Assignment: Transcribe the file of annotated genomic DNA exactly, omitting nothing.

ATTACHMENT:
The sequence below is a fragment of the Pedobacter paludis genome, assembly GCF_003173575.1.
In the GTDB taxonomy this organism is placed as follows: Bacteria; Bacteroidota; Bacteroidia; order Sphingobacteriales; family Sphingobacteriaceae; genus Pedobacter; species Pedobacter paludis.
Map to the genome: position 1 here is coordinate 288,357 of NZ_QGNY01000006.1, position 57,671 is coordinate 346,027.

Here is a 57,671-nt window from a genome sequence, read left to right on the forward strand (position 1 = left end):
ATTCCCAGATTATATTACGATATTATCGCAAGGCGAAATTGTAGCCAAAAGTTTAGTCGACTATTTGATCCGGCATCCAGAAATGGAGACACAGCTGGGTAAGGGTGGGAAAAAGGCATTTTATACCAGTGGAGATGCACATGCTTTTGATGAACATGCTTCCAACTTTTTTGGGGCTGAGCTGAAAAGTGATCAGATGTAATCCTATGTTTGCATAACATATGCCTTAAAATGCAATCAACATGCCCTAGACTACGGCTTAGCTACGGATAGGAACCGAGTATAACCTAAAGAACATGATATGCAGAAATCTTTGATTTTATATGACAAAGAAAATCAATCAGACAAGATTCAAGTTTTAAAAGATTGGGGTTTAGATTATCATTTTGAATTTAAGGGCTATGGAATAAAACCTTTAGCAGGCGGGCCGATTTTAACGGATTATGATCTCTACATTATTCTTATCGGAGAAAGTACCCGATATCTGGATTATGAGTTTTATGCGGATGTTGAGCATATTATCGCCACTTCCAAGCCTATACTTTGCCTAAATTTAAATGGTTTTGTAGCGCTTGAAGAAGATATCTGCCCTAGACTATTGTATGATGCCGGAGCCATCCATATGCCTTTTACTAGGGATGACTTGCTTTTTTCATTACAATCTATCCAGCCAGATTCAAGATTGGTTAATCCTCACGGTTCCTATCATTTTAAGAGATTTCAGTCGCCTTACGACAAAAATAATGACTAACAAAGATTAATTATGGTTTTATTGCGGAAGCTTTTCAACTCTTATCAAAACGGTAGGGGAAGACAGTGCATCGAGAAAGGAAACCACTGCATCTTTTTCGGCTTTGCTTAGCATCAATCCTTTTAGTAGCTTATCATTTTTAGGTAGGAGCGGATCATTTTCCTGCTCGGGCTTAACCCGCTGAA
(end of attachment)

The sequence below is a fragment of the Pedobacter paludis genome, assembly GCF_003173575.1.
In the GTDB taxonomy this organism is placed as follows: Bacteria; Bacteroidota; Bacteroidia; order Sphingobacteriales; family Sphingobacteriaceae; genus Pedobacter; species Pedobacter paludis.
Map to the genome: position 1 here is coordinate 288,357 of NZ_QGNY01000006.1, position 57,671 is coordinate 346,027.

Here is a 57,671-nt window from a genome sequence, read left to right on the forward strand (position 1 = left end):
ATTCCCAGATTATATTACGATATTATCGCAAGGCGAAATTGTAGCCAAAAGTTTAGTCGACTATTTGATCCGGCATCCAGAAATGGAGACACAGCTGGGTAAGGGTGGGAAAAAGGCATTTTATACCAGTGGAGATGCACATGCTTTTGATGAACATGCTTCCAACTTTTTTGGGGCTGAGCTGAAAAGTGATCAGATGTAATCCTATGTTTGCATAACATATGCCTTAAAATGCAATCAACATGCCCTAGACTACGGCTTAGCTACGGATAGGAACCGAGTATAACCTAAAGAACATGATATGCAGAAATCTTTGATTTTATATGACAAAGAAAATCAATCAGACAAGATTCAAGTTTTAAAAGATTGGGGTTTAGATTATCATTTTGAATTTAAGGGCTATGGAATAAAACCTTTAGCAGGCGGGCCGATTTTAACGGATTATGATCTCTACATTATTCTTATCGGAGAAAGTACCCGATATCTGGATTATGAGTTTTATGCGGATGTTGAGCATATTATCGCCACTTCCAAGCCTATACTTTGCCTAAATTTAAATGGTTTTGTAGCGCTTGAAGAAGATATCTGCCCTAGACTATTGTATGATGCCGGAGCCATCCATATGCCTTTTACTAGGGATGACTTGCTTTTTTCATTACAATCTATCCAGCCAGATTCAAGATTGGTTAATCCTCACGGTTCCTATCATTTTAAGAGATTTCAGTCGCCTTACGACAAAAATAATGACTAACAAAGATTAATTATGGTTTTATTGCGGAAGCTTTTCAACTCTTATCAAAACGGTAGGGGAAGACAGTGCATCGAGAAAGGAAACCACTGCATCTTTTTCGGCTTTGCTTAGCATCAATCCTTTTAGTAGCTTATCATTTTTAGGTAGGAGCGGATCATTTTCCTGCTCGGGCTTAACCCGCTGAA